Bor Boron is all about formally welcoming the groom to the wedding. The Bor, Groom arrives with his bor jatri entourage (On his wedding day, Piyush the groom, and all the others had to come through a heavy downpour!). The bride’s mother does Boron viz. blesses and welcomes the groom at the entrance with a kula, bamboo winnow accompanied by the sounds of Uludhwani, before the latter is escorted to the Chhadnatola, the wedding mandap.
Quintessential Bengali bride
Subho Dhristi is that first exchange of glances between the bride and the groom. Carried on a pidi, a wooden stool, seven times around the standing groom, the bride keeps her face covered with paan patta. betel leaves before slowly revealing her face for that auspicious glance.
Prelude to Shubho Drishti
Comes the Mala Bodol in which the bride and the groom garland each other thrice, the Sampradan in which the father ‘hands over’ his daughter, the bride, to the groom and the Anjali in which the groom holds the bride’s hands from behind as they offer khoi, puffed rice to the sacred yagna fire.
The evening is still young … so photo opportunity, some dancing, good food, and drinks for all!
The evening is young!
Let’s make some noise!
Next morning and it is time for the bittersweet custom of Bidaye. The bride bids farewell to her parents and other family members as she gets ready to accompany her newly wedded husband to his home.
Let’s go home.
As the Bride reaches her new abode, she is welcomed by her mother-in-law with Arati, a ritual meant to bring in light. She steps into an Alta (red dye) filled tray and then walks onto a white cloth. Those alta laced red footprints on the cloth are supposed to herald Goddess Lakshmi into the household.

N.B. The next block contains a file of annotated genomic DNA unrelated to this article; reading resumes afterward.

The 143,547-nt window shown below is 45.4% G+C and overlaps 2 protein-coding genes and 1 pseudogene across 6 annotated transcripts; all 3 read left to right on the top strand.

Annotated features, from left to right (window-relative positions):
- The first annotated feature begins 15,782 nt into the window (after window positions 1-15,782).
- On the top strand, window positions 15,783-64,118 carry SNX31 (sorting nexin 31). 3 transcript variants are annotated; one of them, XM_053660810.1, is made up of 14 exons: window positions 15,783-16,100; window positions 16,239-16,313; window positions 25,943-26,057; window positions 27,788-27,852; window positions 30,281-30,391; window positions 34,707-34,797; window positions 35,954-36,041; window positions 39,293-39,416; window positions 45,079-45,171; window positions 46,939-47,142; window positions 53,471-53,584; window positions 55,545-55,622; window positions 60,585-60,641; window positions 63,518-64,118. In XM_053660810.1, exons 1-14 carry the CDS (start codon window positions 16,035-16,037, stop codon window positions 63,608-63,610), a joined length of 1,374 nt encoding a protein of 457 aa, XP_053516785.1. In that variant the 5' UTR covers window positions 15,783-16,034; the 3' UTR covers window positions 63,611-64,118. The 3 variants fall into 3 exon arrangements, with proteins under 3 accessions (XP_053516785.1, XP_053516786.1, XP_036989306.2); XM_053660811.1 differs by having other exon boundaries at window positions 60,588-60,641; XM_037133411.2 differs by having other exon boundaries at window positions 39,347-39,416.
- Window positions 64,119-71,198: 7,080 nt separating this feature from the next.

It is the day of the Bou Bhaat and the wedding reception.
Bou Bhaat literally means bride’s feast. It signifies two things. As the bride settles down in her new home, it is time for the bhat Kapor ritual in which she is offered a new saree and jewellery by her newly wedded husband signifying that he takes responsibility for her food and clothes from now on. The bride then serves rice to all family members implying that she is now part of the household.
In the evening, the groom’s family invites all family members and friends to a preetibhoj or a gala dinner. The bride’s family, the kone jatri , are guests of honour at this reception.
Welcome to our beginning!
The wedding cake
Guests @ the Gala Dinner
What does the future hold in store?
As an observer of the wedding events and rituals, I sensed how the Bengali Wedding has been able to maintain vibrancy and relevance by imbibing popular parts from elsewhere. The Sangeet custom is an import from Punjab and North India. The Mehndi tradition is from the Middle East and according to some sources, was brought into North India by the Moghuls. Over the years, it has become part of Bengali weddings too. The wedding cake, with its origins in ancient Rome, has always been part of wedding traditions in Europe. It has become increasingly popular in Indian and Bengali weddings. An eclectic blend of these customs from elsewhere with the traditional Bengali ones made the whole event a fascinating one for me.
Piya and Piyush’s wedding also made me recall the few lines I had penned about a Bengali wedding of a century back in my book, The Chronicler of the Hooghly and other stories:
“Thoughts and memories coalesced.
Malati looking at Dipen shyly from under her ghomta, saree drawn over eyes, on their wedding night during shubha drishti.
Malati being raised higher and higher by her brothers in fun to prevent Dipen from garlanding her easily during their wedding.”
I was left with the realisation that even though our society and the collective mindset have changed beyond recognition over the last hundred years, somewhere, somehow the glue of our customs and rituals has provided a reassuring continuity.